Exploration of Barriers to Diabetes Education

Update item information
Identifier 2020_Cole
Title Exploration of Barriers to Diabetes Education
Creator Cole, Mary
Subject Advanced Practice Nursing; Education, Nursing, Graduate; Diabetes Mellitus' Self-Management; Patient Education as Topic; Health Care Costs; Cost Control; Evidence-Based Practice; Quality Improvement
Description Background: The prevalence of diabetes continues to increase annually, with the estimated prevalence of diabetes escalating to 54.9 million Americans by 2030. Diabetes can lead to a variety of health complications, which may lead to increased health care costs. Diabetes Self-Management Education and Support (DSMES) decreases the risk of complications resulting in reduced healthcare costs by an estimated annual sum of $830 less than those who haven't attended DSMES. However, DSMES is not widely attended, with about 7% of private insurance holders and 4% of Medicare holders having attended DSMES. Methods: In this quality improvement project, individuals who were referred and scheduled for DSMES but did not attend were contacted by phone or email to assess attendance barriers and facilitators to overcoming the barriers through a 3 question survey. Results were recorded in an electronic data capture site, and analyzed. Resources of the University of Utah Health System were reviewed, including community clinics and telemedicine. Recommendations were compiled and presented at a Driving Out Diabetes Initiative meeting.Results: Of those referred and scheduled (N=369) to attend the Diabetes One-Day Education and Care Program, 37% (N=121) did not attend (last-minute cancellation or no show). Of the 121 non-attendees, two individuals were deceased, and contacted responses were obtained from 66 individuals. The average age of the participant sample was 54, average diabetes duration of 12 years, largely white/Caucasian, equally male and female, and mostly working full-time. The most common barrier was work conflict (N=16, 24.2%). The most common intervention for overcoming barriers was a shorter program (N=19, 29.7%). The most common facilitator to attend class was nothing (N=34, 54%). Hemoglobin a1c was not associated with the group who didn't want or feel they needed DSMES, and 42.9% of that group had a hemoglobin a1c less than 7. Participants were given the opportunity to reschedule, and 25% requested to reschedule. Conclusion: Attending DSMES can be difficult due to the everyday barriers people face. Abbreviating the program to a shorter, half-day program may make the program easier to attend, and would require taking less time off work. Evening and weekend classes would also address the work conflict barrier. The use of telemedicine can address the travel/transportation barrier as well as other health issues, particularly for homebound individuals. Identification of those who didn't want or feel like they needed DSMES with hemoglobin a1c less than 7 suggests that individuals who don't want or feel they need DSMES may not need it.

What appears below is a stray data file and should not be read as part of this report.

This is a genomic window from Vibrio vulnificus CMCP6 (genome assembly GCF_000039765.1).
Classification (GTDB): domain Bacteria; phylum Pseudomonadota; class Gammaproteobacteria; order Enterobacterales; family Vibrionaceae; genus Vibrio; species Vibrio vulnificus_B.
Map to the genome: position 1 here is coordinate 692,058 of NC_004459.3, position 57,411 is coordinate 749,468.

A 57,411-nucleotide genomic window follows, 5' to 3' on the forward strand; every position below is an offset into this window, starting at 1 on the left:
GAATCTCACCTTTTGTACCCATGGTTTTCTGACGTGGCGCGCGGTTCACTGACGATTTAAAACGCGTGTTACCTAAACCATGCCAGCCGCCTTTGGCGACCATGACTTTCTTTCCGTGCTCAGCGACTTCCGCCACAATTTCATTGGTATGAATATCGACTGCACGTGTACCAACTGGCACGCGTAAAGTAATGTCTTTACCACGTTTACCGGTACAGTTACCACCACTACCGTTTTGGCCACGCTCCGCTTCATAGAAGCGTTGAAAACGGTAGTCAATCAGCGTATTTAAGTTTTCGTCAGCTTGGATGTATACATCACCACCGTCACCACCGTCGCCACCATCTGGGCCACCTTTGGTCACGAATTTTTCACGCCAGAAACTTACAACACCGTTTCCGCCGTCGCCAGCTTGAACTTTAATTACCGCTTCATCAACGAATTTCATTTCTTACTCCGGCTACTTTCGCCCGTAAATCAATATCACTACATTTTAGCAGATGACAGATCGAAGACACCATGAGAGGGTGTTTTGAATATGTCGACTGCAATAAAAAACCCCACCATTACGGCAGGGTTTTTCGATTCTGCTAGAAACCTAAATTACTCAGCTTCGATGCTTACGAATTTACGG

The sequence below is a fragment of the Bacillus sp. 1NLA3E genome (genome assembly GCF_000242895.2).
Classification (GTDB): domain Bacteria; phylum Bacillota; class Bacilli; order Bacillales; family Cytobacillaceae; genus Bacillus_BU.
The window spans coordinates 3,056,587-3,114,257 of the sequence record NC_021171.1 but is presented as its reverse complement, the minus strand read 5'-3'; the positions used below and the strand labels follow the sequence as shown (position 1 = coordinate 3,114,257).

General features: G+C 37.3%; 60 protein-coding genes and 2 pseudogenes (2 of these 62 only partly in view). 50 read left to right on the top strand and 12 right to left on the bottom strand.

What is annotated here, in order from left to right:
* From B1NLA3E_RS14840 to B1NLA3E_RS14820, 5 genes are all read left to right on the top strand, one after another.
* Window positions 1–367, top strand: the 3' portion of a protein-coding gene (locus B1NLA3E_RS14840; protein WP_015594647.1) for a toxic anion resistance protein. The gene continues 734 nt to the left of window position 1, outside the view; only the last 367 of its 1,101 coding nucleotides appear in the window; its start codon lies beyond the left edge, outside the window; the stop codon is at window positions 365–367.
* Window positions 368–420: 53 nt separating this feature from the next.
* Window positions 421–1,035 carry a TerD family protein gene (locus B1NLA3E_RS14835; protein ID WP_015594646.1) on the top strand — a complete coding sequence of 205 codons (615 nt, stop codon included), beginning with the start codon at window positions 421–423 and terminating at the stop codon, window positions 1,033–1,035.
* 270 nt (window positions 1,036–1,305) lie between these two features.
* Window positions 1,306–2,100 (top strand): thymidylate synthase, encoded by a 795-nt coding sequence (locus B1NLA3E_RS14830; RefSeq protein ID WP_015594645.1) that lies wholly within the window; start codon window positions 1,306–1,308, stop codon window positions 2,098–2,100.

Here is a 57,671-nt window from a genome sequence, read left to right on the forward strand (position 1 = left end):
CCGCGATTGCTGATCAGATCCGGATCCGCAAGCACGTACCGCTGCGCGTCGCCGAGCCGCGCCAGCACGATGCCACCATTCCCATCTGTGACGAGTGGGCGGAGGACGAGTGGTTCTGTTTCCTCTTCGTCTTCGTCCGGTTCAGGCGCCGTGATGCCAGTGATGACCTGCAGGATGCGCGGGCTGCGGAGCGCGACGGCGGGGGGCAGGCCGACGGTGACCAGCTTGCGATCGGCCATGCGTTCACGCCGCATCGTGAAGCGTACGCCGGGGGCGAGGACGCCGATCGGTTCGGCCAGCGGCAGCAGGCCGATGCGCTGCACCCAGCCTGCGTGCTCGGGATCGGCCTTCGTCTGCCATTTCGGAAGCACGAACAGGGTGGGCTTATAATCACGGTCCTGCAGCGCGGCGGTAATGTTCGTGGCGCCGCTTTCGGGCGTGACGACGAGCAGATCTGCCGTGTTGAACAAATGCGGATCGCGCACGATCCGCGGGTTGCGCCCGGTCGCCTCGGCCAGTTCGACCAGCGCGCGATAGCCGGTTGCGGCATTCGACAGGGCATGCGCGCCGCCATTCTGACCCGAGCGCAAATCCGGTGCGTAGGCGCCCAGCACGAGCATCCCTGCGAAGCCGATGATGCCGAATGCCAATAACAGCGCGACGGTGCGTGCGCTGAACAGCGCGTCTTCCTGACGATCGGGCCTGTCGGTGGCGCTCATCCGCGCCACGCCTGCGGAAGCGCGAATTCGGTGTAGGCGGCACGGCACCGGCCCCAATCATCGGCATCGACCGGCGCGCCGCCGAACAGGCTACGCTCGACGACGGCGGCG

Relation is Part of Graduate Nursing Project, Doctor of Nursing Practice, DNP, Primary Care FNP
Publisher Spencer S. Eccles Health Sciences Library, University of Utah
Date 2020
Type Text
Rights Management © 2020 College of Nursing, University of Utah
Holding Institution Spencer S. Eccles Health Sciences Library, University of Utah
Collection Nursing Practice Project
Language eng
ARK ark:/87278/s69s78tz
Metadata Cataloger AMT; CS
Setname ehsl_gradnu
Date Created 2020-06-17
Date Modified 2021-05-06
ID 1575194
Reference URL https://collections.lib.utah.edu/ark:/87278/s69s78tz
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